Stewart, James A., Jr.
Gordon, Donna M.
Date of Degree
Graduate Thesis - Open Access
Master of Science
College of Arts and Sciences
Department of Biological Sciences
Type II diabetes mellitus is associated with many detrimental health situations including heart complications. The purpose of this study was to identify a role for PKA-dependent Rap1a signaling in the AGE-RAGE cascade. My hypothesis was Rap1a GTPase increased the downstream effects of AGE-RAGE signaling in diabetes via a PKA-dependent pathway leading to elevated ECM remodeling in the heart. Cardiac fibroblasts were isolated from heterozygous (Het) and diabetic (db/db) mice. To test the hypothesis, gain-ofunction and loss-ofunction treatments were used. PKC-Zeta is known as a major signaling hub that potentially links PKA-dependent and AGE-RAGE signaling cascades so PKC-Zeta inhibition to downregulate PKA-dependent cascade at PKC-Zeta was also used. Results showed a downregulation of signaling markers in the AGE-RAGE cascade when disrupting Rap1a crosstalk at PKC-Zeta. By understanding where the PKA-dependent and AGE-RAGE signaling cascades crosstalk, a new molecular mechanism is understood possibly leading to decreasing remodeling in a diabetic heart.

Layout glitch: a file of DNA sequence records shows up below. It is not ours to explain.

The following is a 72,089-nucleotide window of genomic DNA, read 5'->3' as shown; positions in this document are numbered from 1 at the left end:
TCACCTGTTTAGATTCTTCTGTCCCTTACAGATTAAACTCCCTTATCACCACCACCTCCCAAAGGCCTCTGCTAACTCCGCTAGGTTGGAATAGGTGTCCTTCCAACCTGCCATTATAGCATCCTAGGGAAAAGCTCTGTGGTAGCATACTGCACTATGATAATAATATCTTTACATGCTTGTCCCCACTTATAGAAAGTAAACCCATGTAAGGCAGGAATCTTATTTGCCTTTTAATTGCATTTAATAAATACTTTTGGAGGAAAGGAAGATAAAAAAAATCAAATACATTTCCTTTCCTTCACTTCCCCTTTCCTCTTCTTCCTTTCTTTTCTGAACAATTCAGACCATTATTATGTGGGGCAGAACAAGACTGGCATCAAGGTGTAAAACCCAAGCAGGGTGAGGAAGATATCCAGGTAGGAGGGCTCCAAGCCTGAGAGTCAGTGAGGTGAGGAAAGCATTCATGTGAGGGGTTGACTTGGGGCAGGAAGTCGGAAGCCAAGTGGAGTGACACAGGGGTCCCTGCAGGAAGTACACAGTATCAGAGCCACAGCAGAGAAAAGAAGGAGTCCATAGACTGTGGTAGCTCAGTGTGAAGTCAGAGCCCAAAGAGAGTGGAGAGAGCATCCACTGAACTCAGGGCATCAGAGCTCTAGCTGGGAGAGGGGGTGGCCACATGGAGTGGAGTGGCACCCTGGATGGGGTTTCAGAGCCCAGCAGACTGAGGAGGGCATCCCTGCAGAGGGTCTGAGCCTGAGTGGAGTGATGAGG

Worsham, Rebecca Anne, "PKA-Rap1A Dependent Regulation of Age-Rage Signaling in Type II Diabetes Mellitus" (2016). Theses and Dissertations MSU. 3544.